Jacobs Journal of Clinical Case Reports

A Case Report of 99mtc-Labelled Glucosamine [99mtc-ECDG] In The Evaluation of Myositis

*Yaseen Omran
Department Of Rheumatology, Australia

*Corresponding Author:
Yaseen Omran
Department Of Rheumatology, Australia
Email:dr.yaseen.omran@gmail.com

Published on: 2018-09-28

Abstract

A 69-year-old man presented with upper and lower limb weakness progressing over several months, to the point of being unable to mobilise. His past medical history included type 2 diabetes mellitus, hypertension and hypercholesterolemia on simvastatin for over 5 years. Physical examination revealed symmetrical proximal upper and lower limb and axial weakness. Investigations comprised of an elevated serum creatine kinase (9900 U/L), negative antinuclear and extractable nuclear antibodies, and a negative screen for an underlying malignancy. Magnetic resonance imaging (MRI) of the thighs showed extensive abnormal oedematous signal in the musculature bilaterally, in keeping with myositis (Figure 1). Biopsy of the right vastus lateralis muscle demonstrated chronic active inflammatory myopathy, consistent with statin-induced myositis. A nuclear medicine scan using technetium-99m labelled glucosamine was performed as a comparator to the MRI. As shown in Figure 2, there was extensive uptake in the proximal thighs and upper arms, corresponding with areas of myositis noted clinically and on MRI. Simvastatin was ceased and the patient was treated with corticosteroids, oral methotrexate and intravenous immunoglobulins with improvement in muscle power and return of serum creatine kinase to normal.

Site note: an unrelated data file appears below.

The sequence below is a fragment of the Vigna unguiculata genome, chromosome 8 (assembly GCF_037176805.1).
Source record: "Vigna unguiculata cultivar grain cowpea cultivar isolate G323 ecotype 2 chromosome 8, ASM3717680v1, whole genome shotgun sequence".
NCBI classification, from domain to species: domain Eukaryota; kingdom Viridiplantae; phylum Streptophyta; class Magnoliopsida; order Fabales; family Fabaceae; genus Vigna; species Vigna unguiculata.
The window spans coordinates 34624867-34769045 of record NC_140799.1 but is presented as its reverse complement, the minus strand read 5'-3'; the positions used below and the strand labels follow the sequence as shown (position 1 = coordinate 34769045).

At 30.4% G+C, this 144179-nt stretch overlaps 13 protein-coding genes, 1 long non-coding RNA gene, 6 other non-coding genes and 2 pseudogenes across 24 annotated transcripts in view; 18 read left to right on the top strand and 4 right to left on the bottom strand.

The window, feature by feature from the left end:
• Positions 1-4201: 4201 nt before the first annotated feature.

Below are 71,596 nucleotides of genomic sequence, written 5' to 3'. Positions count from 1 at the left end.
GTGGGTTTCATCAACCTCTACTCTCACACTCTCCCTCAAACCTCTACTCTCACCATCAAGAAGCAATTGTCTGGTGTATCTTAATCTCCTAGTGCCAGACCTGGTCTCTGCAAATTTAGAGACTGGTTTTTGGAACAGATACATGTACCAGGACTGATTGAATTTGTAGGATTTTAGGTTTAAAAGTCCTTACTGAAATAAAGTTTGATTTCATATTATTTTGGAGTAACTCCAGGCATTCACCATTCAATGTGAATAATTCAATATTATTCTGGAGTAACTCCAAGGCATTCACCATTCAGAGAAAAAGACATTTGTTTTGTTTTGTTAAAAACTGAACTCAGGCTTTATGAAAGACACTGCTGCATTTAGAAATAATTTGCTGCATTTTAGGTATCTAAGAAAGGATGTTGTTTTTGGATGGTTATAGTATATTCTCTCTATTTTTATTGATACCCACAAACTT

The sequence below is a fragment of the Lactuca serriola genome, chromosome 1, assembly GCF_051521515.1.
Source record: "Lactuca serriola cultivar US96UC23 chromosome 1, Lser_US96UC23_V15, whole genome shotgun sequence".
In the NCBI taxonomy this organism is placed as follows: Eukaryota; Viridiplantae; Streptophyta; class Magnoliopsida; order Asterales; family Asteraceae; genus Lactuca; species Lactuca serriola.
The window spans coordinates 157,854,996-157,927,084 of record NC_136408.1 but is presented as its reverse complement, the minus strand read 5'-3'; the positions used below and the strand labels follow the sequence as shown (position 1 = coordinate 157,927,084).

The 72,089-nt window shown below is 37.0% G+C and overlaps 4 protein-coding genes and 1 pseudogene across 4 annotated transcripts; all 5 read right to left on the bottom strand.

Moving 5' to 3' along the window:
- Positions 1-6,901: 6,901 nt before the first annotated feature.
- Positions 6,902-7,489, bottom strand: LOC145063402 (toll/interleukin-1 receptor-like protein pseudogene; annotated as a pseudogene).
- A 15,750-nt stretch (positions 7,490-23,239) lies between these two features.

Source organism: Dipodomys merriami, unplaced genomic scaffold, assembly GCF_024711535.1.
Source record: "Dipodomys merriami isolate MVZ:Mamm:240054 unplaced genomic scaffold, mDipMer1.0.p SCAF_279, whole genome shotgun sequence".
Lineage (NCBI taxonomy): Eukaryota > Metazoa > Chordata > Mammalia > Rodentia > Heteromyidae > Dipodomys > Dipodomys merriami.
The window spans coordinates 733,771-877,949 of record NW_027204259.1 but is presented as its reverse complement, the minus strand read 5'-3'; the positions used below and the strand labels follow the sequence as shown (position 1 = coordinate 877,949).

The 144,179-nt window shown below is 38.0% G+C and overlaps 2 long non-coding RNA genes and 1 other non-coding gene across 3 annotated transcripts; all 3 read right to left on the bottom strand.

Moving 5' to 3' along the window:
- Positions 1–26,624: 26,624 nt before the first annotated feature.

Keywords

Introduction

A 69-year-old man presented with upper and lower limb weakness progressing over several months, to the point of being unable to mobilise. His past medical history included type 2 diabetes mellitus, hypertension and hypercholesterolemia on simvastatin for over 5 years. Physical examination revealed symmetrical proximal upper and lower limb and axial weakness. Investigations comprised of an elevated serum creatine kinase (9900 U/L), negative antinuclear and extractable nuclear antibodies, and a negative screen for an underlying malignancy. Magnetic resonance imaging (MRI) of the thighs showed extensive abnormal oedematous signal in the musculature bilaterally, in keeping with myositis (Figure 1). Biopsy of the right vastus lateralis muscle demonstrated chronic active inflammatory myopathy, consistent with statin-induced myositis. A nuclear medicine scan using technetium-99m labelled glucosamine was performed as a comparator to the MRI. As shown in Figure 2, there was extensive uptake in the proximal thighs and upper arms, corresponding with areas of myositis noted clinically and on MRI. Simvastatin was ceased and the patient was treated with corticosteroids, oral methotrexate and intravenous immunoglobulins with improvement in muscle power and return of serum creatine kinase to normal.